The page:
P58-M fund for Tubbataha rehab released
Nine years after a US Navy ship ran aground on parts of the Tubbataha Reefs Natural Park (TRNP), and seven years after the United States had paid the Philippine government for the damage, the funds were finally released.
The provincial government of Palawan received the amount of P58,375,080 as money for the “rehabilitation of Tubbataha” on Oct. 25.
“The Department of Environment and Natural Resources has been working with us to get the funds released and transferred to the provincial government; they really worked on it,” TRNP protected area superintendent Angelique Songco said.
“[Former governor and now] congressman Antonio Alvarez also facilitated its release, and the provincial government will immediately bid out the work,” Songco added.
The funds will be used to complete the living quarters of the Tubbataha park rangers, who guard the reefs 24/7, 365 days a year. The current ranger station, built in 2000, sits on a sandbar in Tubbataha’s North Atoll, and has been continuously battered by typhoon winds. Also in the future, although not covered by the funds, are plans for the completion of a research station and a helipad.
An Inquirer story on Aug. 14 reported on the rangers’ plight.
“We are grateful for the contribution of the various agencies in providing our rangers with a safe and decent home in the middle of the Sulu Sea,” Songco said. “This is a clear expression of how much we as a nation value their personal sacrifices in safeguarding our patrimony.”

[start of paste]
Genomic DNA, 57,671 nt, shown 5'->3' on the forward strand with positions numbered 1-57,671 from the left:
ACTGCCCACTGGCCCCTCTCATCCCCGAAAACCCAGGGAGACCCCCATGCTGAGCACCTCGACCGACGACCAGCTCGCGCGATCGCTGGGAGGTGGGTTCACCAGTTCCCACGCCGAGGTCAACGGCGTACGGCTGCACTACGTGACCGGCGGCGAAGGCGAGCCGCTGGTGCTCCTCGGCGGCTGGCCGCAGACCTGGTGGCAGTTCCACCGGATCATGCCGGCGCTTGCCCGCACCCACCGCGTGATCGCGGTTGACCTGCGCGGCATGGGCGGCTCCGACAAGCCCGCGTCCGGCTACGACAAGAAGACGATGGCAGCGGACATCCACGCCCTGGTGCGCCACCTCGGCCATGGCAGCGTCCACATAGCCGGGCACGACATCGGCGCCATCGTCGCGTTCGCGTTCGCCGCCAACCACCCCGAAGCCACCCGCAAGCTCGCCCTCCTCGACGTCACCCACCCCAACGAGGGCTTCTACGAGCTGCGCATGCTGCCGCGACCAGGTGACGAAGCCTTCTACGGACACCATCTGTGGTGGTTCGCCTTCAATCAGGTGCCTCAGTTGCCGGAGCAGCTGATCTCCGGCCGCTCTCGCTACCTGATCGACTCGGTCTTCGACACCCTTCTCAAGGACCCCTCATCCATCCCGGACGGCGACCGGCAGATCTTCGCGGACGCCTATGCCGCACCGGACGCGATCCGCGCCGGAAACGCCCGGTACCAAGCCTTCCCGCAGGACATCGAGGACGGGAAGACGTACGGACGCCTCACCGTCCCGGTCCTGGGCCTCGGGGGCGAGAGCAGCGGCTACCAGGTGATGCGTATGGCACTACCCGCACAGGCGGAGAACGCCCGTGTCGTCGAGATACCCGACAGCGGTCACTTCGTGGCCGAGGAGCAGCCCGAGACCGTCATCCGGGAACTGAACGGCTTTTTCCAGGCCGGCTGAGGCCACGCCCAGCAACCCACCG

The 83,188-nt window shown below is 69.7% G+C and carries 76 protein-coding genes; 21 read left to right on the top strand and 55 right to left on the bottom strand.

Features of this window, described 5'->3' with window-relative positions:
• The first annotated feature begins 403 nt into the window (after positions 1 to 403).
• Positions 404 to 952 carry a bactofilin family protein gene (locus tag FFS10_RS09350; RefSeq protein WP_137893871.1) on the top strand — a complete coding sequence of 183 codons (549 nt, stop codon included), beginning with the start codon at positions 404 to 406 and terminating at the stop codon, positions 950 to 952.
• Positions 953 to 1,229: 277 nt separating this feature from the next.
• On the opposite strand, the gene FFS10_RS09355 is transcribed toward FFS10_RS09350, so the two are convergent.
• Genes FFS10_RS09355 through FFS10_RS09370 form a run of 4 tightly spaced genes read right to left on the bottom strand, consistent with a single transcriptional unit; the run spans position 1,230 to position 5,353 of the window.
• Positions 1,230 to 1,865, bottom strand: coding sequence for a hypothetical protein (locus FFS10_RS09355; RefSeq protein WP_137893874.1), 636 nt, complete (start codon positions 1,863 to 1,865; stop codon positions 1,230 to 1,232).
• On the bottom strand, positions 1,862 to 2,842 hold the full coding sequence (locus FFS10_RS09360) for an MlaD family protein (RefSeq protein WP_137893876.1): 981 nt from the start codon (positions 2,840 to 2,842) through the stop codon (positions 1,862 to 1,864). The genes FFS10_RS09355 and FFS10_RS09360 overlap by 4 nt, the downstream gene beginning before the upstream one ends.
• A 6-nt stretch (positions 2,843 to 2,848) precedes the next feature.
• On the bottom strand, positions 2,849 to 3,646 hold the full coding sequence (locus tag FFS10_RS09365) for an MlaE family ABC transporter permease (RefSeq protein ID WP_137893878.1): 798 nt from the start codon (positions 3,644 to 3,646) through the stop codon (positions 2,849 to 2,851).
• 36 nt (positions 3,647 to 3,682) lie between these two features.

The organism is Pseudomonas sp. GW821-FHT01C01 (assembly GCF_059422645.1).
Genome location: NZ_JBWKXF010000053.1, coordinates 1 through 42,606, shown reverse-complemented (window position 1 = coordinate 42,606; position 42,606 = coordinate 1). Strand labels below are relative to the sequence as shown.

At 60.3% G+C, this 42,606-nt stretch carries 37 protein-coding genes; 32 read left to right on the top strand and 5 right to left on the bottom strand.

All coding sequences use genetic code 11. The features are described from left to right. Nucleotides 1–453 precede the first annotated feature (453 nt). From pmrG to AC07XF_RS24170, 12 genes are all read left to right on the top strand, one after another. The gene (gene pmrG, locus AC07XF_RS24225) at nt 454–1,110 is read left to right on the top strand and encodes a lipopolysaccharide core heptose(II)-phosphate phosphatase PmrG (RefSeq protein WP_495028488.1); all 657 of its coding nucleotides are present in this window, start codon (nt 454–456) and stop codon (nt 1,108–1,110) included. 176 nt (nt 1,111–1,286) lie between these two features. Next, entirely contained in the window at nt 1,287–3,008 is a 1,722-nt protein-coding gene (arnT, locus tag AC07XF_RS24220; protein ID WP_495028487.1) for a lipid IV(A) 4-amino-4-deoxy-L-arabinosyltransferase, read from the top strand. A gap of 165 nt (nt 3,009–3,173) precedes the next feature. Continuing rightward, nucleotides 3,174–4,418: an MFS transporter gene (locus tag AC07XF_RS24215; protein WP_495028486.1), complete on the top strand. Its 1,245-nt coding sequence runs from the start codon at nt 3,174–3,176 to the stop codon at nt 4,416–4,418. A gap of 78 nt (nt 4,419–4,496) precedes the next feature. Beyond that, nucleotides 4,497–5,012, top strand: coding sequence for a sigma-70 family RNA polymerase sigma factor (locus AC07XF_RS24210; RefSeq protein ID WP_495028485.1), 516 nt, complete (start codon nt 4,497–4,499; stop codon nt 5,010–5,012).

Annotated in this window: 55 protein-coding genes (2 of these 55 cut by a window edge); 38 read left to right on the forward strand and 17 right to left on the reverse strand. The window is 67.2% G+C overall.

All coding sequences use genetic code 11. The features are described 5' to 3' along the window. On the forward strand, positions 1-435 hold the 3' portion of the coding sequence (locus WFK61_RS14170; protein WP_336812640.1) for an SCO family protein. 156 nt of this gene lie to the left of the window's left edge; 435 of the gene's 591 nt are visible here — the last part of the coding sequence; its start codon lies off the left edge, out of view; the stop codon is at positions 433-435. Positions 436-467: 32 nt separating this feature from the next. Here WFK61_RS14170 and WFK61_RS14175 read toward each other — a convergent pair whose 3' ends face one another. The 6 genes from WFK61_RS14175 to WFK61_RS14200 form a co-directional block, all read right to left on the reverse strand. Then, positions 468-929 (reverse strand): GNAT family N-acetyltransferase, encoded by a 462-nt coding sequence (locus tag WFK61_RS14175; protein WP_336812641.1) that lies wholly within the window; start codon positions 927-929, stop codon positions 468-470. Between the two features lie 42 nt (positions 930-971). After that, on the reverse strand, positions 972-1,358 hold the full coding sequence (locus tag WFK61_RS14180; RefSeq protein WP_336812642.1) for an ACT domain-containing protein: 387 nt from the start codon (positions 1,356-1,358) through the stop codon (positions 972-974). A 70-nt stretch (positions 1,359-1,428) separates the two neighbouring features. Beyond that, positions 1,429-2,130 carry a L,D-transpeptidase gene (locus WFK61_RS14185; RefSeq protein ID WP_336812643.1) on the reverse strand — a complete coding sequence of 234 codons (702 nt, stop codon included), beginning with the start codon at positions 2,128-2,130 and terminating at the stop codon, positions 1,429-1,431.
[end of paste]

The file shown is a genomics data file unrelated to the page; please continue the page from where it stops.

The 97,030-hectare TRNP was first declared a national marine park, the first of its kind, by then President Corazon Aquino in 1988.
It is now treasured as a Unesco World Heritage Site for being a haven of marine biodiversity.
SHARM EL-SHEIKH, Egypt – Japan was given an infamous “fossil” award by an international environmental group on Wednesday for being the world’s biggest public financier of oil, gas and coal projects.
“The Japanese government is making huge efforts to export false solutions” such as coal-fired power plants to other countries despite the international trend to end investment in fossil fuels, the Climate Action Network said during the 27th session of a U.N. climate conference in Egypt.
The nongovernmental organization also criticized Japanese Prime Minister Fumio Kishida for not attending the leaders’ summit, saying, “Maybe he was too busy promoting false solutions in Japan?”
Referring to recent climate disasters, the group said vulnerable communities all over the world are suffering from the impact of climate change.
“Japan’s public finances are flowing into the fossil fuel projects responsible for this destruction rather than going towards financing the loss and damage caused by its own greenhouse gas emissions,” it said.
More recipients of the Fossil Award of the Day, given to countries “doing the most to achieve the least” in stopping climate change, are expected to be announced during the conference being held through Nov 18.